A language of Indonesia

Alternate Names
Djawa, Jawa

84,300,000 in Indonesia (2000 census). 25,000 in south Sulawesi, and 69,000,000 on Java, 500,000 of them being in Banten region and 2,500,000 in Cirebon region of Java. Total users in all countries: 84,308,740.


Widespread throughout Indonesia; mainly in Jawa Tengah, Yogyakarta, Jawa Timur, and Lampung provinces; scattered enclaves on Sumatra island and resettlements in Papua, Sulawesi, Maluku, and Kalimantan.

Language Status

4 (Educational). De facto language of provincial identity in central and eastern Java.


Cirebon (Cheribon, Tjirebon), Tegal, Indramayu, Surakarta (Sawlaw, Solo), Tembung, Pasisir, Surabaya, Malang-Pasuruan, Banten, Manuk, Banyumas. High Javanese (Jawa Halus) is the language of religion, but users diminishing and mostly limited to Central Javanese speakers. Javanese varieties in Suriname and in New Caledonia now only partially intelligible with difficulty. Javanese in New Caledonia reportedly cannot use High Javanese (Koentjaraningrat 1971). Several dialects in Sabah.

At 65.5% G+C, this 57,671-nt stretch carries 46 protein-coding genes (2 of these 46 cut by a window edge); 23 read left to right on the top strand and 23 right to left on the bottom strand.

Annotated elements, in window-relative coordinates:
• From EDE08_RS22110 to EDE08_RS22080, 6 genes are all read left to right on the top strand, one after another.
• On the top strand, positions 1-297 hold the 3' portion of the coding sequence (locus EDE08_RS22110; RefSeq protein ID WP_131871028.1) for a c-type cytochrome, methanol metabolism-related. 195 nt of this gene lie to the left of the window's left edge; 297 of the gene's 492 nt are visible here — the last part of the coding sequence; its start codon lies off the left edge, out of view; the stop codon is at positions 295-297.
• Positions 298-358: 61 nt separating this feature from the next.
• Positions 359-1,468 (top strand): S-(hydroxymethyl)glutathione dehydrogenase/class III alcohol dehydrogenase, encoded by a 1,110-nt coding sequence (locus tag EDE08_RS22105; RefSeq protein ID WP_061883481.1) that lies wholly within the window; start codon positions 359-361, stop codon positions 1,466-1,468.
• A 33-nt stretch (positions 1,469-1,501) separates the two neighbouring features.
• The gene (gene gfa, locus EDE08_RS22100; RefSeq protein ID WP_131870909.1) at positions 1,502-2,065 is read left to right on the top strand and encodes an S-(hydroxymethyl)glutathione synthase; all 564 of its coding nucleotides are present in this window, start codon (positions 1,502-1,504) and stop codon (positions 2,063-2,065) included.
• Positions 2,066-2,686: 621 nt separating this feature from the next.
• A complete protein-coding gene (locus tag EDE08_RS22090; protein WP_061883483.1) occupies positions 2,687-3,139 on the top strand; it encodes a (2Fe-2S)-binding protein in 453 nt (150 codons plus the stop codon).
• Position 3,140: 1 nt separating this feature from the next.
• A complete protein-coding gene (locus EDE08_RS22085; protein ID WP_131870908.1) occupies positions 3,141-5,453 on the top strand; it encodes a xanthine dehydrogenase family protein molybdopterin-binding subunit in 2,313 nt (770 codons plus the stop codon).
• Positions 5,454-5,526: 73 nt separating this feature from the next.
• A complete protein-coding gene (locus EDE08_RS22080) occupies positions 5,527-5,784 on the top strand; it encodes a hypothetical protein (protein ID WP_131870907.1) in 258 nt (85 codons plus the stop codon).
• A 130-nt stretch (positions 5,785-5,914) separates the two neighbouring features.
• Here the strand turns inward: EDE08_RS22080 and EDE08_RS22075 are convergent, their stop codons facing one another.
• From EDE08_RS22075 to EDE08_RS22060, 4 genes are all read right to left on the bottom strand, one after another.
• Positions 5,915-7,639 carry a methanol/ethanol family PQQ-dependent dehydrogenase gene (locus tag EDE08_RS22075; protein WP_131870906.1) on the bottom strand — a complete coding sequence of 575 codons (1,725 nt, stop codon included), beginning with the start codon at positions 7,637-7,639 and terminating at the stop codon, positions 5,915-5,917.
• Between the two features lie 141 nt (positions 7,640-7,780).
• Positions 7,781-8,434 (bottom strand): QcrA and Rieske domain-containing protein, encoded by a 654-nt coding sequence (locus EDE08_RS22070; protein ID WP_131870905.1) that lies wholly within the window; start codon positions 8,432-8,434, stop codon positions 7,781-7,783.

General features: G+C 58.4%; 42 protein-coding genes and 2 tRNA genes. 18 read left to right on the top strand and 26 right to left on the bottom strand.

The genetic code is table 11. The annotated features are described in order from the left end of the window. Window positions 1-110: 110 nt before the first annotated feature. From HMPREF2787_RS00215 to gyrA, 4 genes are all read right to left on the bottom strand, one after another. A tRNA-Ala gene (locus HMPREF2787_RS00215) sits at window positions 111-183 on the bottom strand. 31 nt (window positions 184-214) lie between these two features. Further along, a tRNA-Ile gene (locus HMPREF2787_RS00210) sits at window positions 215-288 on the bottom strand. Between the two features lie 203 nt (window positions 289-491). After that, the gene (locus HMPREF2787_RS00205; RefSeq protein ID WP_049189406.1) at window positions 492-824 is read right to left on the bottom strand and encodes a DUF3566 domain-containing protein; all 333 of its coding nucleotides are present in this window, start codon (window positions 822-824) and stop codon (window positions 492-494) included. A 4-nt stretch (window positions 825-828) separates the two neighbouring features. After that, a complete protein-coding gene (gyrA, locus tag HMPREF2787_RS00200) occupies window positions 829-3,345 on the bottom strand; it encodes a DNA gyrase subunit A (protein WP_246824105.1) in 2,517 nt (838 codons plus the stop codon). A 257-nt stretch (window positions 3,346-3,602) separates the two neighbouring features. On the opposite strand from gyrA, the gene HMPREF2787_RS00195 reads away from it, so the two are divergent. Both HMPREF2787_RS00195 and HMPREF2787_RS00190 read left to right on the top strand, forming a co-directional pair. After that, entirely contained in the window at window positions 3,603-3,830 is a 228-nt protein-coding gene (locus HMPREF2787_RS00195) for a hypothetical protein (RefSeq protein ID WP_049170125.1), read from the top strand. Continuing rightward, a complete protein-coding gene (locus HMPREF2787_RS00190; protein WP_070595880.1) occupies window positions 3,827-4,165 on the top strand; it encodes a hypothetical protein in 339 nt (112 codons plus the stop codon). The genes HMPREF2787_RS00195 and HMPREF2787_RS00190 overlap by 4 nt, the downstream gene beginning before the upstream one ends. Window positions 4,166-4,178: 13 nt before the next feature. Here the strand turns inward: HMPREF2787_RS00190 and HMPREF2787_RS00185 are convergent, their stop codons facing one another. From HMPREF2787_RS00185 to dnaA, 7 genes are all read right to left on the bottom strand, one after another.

Language Use

Also use Musi [mui]. Used as L2 by Madura [mad], Tengger [tes].

Language Development
Fully developed. Bible: 1854–1994.

Javanese script [Java], no longer in use. Latin script [Latn].

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